Mooij et al. (1999) examined length-at-age data of European Perch (*Perca fluviatilis*) from Lake Tjeukemeer (The Netherlands) to identify possible sexual dimorphism in growth trajectories. Their data consisted of fork length (FL; cm), ages (yrs) from otoliths, and sex from 69 fish and are recorded in EuroPerchTJ.^{1}

^{1} See “CSV file” link in “Source” section of linked page.

- Plot FL versus age with different symbols for each sex.
- Do you foresee any model fitting problems with these data?
- Do you observe any possible differences in growth between the sexes?

- Fit the typical VBGF with additive errors separately to both sexes.
- Describe any problems that you encountered in the model fitting.
- Compute point and bootstrapped 95% confidence interval estimates for each parameter in the separate models.
- Do you see any issues with the confidence intervals? If so, describe.

- Fit the typical VBGF with additive errors where all parameters differ by sex.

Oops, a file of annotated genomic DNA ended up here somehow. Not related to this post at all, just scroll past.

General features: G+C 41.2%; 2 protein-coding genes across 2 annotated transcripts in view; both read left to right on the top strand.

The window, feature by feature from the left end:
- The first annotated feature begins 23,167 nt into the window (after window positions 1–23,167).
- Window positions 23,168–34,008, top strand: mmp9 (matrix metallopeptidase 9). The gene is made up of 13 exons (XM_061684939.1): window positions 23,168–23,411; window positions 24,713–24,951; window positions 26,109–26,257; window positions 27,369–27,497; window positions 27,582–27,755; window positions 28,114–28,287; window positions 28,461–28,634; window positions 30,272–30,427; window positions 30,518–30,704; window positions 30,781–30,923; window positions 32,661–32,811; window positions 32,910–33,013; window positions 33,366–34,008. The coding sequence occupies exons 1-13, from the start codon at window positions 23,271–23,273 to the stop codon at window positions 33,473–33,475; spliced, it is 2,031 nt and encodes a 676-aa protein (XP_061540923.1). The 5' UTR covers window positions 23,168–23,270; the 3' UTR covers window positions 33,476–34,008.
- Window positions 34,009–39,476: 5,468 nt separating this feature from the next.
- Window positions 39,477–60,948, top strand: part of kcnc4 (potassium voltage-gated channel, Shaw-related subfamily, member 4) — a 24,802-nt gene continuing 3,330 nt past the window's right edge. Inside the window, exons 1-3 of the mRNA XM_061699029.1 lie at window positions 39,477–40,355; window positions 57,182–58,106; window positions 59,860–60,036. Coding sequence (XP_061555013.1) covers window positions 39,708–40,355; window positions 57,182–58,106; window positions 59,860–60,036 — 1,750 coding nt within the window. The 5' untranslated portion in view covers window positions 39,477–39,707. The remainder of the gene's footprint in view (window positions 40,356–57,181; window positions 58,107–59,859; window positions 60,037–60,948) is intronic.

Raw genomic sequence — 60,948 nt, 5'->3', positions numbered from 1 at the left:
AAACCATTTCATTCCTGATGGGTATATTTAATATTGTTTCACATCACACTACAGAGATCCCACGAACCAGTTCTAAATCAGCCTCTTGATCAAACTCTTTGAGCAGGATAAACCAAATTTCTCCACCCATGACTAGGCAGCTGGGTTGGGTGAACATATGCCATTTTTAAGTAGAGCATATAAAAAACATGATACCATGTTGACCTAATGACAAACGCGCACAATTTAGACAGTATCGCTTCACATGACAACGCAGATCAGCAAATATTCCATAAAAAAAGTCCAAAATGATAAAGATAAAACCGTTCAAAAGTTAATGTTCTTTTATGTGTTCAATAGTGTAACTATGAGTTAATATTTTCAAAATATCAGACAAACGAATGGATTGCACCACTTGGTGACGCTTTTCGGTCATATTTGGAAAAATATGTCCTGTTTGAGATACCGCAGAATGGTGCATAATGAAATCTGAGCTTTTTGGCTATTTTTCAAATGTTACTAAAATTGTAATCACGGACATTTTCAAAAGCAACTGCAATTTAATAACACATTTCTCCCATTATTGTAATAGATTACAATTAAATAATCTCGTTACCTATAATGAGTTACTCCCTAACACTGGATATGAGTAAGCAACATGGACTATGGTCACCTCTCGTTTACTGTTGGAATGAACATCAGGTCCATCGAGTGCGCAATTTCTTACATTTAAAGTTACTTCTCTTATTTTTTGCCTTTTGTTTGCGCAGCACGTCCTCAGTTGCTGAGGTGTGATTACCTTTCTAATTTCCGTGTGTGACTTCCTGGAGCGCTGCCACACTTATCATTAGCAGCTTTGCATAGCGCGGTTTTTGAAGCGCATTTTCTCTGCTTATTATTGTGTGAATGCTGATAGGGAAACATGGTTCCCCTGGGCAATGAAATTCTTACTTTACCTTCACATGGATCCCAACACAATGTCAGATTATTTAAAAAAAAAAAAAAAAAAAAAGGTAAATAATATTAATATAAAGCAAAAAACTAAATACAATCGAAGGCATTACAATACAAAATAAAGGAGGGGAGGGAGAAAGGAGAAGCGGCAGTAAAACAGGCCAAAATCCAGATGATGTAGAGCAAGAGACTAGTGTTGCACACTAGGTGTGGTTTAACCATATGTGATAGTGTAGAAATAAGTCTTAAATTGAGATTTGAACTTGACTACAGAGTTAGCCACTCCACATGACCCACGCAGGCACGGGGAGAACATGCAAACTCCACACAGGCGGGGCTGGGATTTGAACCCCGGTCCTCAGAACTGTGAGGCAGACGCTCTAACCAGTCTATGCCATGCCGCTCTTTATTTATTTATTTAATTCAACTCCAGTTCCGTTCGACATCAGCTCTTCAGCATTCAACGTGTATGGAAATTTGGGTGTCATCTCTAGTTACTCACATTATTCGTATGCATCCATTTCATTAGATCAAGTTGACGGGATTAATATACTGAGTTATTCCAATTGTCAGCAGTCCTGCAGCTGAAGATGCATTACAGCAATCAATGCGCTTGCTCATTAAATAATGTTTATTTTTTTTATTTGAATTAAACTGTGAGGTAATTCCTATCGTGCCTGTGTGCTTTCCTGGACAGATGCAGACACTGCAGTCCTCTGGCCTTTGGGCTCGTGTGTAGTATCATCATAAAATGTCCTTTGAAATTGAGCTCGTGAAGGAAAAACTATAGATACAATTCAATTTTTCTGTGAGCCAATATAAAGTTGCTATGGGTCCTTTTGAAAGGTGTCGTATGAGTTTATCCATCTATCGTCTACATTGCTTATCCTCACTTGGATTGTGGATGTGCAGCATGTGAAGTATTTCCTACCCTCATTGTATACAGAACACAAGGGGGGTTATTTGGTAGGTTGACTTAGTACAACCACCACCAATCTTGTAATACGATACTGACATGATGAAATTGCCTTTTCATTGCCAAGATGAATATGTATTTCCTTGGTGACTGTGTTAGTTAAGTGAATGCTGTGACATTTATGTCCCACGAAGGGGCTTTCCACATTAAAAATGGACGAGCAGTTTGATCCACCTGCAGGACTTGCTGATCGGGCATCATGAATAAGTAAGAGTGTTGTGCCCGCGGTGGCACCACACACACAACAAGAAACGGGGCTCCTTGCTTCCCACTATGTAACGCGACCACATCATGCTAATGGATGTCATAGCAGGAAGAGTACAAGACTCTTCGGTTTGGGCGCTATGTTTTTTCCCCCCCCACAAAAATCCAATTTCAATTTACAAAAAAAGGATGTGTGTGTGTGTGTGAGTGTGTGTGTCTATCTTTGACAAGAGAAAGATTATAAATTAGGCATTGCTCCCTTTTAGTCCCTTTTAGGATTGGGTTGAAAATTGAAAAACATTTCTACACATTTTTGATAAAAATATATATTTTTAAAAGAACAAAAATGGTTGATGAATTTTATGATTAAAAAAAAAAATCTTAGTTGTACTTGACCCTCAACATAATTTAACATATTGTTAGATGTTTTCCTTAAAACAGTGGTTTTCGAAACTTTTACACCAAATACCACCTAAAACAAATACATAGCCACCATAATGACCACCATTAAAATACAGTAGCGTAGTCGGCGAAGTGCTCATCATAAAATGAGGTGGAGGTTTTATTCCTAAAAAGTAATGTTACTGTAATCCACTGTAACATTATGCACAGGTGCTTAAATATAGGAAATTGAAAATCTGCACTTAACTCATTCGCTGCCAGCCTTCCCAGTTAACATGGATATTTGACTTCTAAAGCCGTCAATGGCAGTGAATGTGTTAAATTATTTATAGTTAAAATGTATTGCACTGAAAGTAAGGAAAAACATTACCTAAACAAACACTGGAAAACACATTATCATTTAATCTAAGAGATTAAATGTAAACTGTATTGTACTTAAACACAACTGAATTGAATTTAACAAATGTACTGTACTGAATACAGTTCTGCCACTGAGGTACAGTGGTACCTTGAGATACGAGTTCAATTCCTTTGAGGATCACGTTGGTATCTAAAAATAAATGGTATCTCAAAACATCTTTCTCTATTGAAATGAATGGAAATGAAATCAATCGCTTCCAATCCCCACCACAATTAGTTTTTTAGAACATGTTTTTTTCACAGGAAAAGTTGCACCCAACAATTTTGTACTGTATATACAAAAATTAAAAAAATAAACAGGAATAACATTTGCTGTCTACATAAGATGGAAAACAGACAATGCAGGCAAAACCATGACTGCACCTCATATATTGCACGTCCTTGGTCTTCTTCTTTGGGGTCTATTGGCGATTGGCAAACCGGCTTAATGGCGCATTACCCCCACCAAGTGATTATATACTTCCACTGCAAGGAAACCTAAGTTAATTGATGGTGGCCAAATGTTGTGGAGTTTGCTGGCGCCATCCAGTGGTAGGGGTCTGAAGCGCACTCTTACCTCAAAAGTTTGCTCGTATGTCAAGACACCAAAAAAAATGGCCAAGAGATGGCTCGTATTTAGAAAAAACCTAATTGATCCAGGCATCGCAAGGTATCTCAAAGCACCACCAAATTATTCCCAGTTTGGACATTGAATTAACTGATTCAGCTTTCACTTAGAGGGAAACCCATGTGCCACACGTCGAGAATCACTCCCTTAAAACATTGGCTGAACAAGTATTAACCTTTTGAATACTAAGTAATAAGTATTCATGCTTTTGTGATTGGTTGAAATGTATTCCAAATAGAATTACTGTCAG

- Describe any problems that you encountered.
- Assess the assumptions from this model fit.
- Compute point estimates for each parameter in this model.
- How do the point estimates from this model compare to the point estimates from the separate models fit in #2 above?

- Find the most parsimonious model that is a subset of the model fit above.
- Use the extra sums-of-squares test.
- Using the likelihood ratio test.
- Using the \(AICc\) criterion.
- Summarize (in words) the results of the most parsimonious model identified with the extra sums-of-squares test.

- Construct a summary graphic that shows the growth trajectories superimposed on the observed data for both sexes.
^{2}

^{2} See this post.

Solution Code:

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## References

Mooij, W., J. van Rooij, and S. Wijnhoven. 1999. Analysis and comparison of fish growth from small samples of length-at-age data: Detection of sexual dimorphism in Eurasian Perch as an example. Transactions of the American Fisheries Society 128:483–490.